I have been an Apple bull for years, but I’m starting to appreciate the case for trimming the long position at current levels.
P/E is higher than it was in the mega-growth period of 2007-2010. PEG, in fact, is about three times as rich as it was 10 to 12 years ago.
My fears go beyond valuations, as anticipated catalysts are about to materialize and, soon, become « old news. »
Stock portfolios have likely become too heavily allocated to Apple. This may be the right time to shift exposure.
Let me be clear: I’m an Apple (AAPL) bull and have been one for years. For the reasons that I list below, I believe that the stock deserves to be part of any investor’s diversified equities portfolio.
However, I think that one’s take on any particular stock need not be either « back up the truck » or « run for the hills. » I, for instance, have a more nuanced perspective on Apple. While the stock will likely continue to climb over a multi-year period, I also believe that now may be the perfect time to assess whether a portfolio might be overallocated to this name.
I could go into the detail of why buying and holding Apple shares might make sense today. Some of the reasons that I have used previously to support my bullishness include things like:
Let me add one layer to the discussion by looking at historical price action. Since Apple’s 1980 IPO, investors that bought shares at any month-end point and held on to them for exactly five years, regardless of price levels or valuations, earned more than 10% annually (i.e. market-beating returns) about two thirds of the time.
In only 7% of the cases did buy-and-hold investors produce five-year losses of -10% per year or worse. These rare instances coincided with Apple’s near bankruptcy years in the 1990s, a thought that would hardly cross Apple shareholders’ minds today. See five-year return distribution histogram below.
Apple shares have been up a whopping 150% in the past year, even through a period of global pandemic and in the face of a worldwide recession that could be deep and painful. The last time that the stock climbed this much within a 12-month period was in 2010. Remember that, back then, (1) the economy had just started to recover from the 2008-2009 recession and (2) Apple was living through the golden years of growth from its two new product categories, the iPhone and the iPad.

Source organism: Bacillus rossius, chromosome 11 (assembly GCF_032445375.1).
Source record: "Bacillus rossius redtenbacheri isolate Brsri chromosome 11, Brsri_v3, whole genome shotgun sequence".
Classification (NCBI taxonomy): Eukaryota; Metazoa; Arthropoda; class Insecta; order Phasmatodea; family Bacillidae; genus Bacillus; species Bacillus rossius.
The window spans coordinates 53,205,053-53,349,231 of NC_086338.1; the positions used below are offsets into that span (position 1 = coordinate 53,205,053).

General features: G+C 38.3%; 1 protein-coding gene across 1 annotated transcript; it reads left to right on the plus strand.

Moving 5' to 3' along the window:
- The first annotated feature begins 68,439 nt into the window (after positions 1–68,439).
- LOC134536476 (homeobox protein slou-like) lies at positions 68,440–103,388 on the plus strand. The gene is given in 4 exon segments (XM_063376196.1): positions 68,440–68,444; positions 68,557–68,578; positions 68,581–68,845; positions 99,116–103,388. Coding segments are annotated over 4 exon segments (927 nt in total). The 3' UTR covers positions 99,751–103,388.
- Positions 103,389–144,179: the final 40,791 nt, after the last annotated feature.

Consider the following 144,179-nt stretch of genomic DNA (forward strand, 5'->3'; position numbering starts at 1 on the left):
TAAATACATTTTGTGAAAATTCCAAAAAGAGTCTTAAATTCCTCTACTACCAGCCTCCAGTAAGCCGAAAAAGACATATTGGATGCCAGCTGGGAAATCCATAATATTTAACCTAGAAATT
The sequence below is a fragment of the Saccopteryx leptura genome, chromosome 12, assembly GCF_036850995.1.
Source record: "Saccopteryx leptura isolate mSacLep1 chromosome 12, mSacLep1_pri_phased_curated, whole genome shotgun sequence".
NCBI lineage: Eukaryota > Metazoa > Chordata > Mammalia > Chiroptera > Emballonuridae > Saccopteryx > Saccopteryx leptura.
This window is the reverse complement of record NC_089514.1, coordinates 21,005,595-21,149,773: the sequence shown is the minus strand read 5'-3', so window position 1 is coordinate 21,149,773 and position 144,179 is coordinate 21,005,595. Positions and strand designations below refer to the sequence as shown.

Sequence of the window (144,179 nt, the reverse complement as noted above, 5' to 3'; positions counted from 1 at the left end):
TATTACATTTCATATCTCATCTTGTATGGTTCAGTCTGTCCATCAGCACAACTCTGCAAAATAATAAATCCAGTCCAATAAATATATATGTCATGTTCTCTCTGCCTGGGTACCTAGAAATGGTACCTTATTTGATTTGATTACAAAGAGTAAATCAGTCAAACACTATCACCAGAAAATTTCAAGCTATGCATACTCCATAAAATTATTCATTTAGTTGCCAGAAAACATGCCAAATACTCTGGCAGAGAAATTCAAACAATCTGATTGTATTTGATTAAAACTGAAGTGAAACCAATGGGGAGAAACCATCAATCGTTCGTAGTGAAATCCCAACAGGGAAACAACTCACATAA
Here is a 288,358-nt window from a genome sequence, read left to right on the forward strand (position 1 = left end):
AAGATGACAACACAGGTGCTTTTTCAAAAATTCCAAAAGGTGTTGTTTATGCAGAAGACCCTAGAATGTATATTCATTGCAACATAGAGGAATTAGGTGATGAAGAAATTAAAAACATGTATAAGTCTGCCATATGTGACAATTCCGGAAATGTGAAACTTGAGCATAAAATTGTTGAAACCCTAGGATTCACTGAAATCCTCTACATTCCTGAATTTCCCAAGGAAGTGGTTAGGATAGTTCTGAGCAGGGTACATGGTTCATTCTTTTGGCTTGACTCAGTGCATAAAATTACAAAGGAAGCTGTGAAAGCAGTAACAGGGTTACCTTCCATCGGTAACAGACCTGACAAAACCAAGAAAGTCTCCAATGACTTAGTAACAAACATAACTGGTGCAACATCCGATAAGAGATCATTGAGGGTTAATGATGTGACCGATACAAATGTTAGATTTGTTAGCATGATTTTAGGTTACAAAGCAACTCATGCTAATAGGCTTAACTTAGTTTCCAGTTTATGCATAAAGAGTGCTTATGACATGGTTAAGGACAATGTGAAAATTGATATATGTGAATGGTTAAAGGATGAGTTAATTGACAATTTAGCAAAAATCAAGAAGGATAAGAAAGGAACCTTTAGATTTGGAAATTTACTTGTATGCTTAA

From a trailing P/E perspective, Apple’s valuation around June 2020 was as high as it had been 10 years ago (see first graph below). Following the company’s fiscal third quarter earnings smasher, however, the multiple spiked to nearly 40x today. These levels have not been seen since 2007, the pre-Great Recession year that also marked the historic debut of the iPhone.
When I put P/E into perspective against earnings growth, the valuation picture looks even more worrisome. See second graph below, and ignore the distracting spikes driven largely by momentary swings in EPS. PEG today sits at above 3.0x, which is not a 2020 peak. However, growth-adjusted P/E is now about three times richer than the multiple ever was in either 2007 or 2010.
My fear of holding too much Apple stock at these levels goes beyond valuations. I believe that shares have benefited lately from a number of upcoming catalysts that, I believe, are about to materialize. If and when they do, I suspect that Apple investors will need to find brand new reasons to own shares, or they may choose to cash in their chips and look for catalysts elsewhere.
Due to recent share price strength, a distortion seems to have happened: Stock portfolios have likely become too heavily allocated to Apple. One of the best examples that comes to mind is the Dow Jones Industrial Average (DIA).
Let me emphasize the term « industrial » in the index’s name. Despite the misleading branding, Apple (a technology and consumer discretionary company) accounts for over 12% of the Dow 30 portfolio – not much less than all other technology names combined. This number compares to an allocation of only 4.5% in 2015, when Apple was first added to the Dow.
In my All-Equities SRG portfolio, AAPL still represents a large slice of the pie – one of the top three holdings, in fact. However, I made the move earlier this past week to reduce my exposure to the Cupertino company a bit while the stock is still well ahead. I suggest other investors assess whether they should do the same with their portfolios.
AAPL is one piece of my All-Equities Storm-Resistant Growth portfolio. Other mega-cap names have helped to produce outsized gains, which have been better than the S&P 500 by a mile (see graph below, pink line).
To learn more about the storm-resistant growth approach to investing, I invite you to join our community. Click here and take advantage of the 14-day free trial today. After that, don’t forget to join the Live Chat so we can share a few thoughts.
Disclosure: I am/we are long AAPL. I wrote this article myself, and it expresses my own opinions. I am not receiving compensation for it (other than from Seeking Alpha). I have no business relationship with any company whose stock is mentioned in this article.
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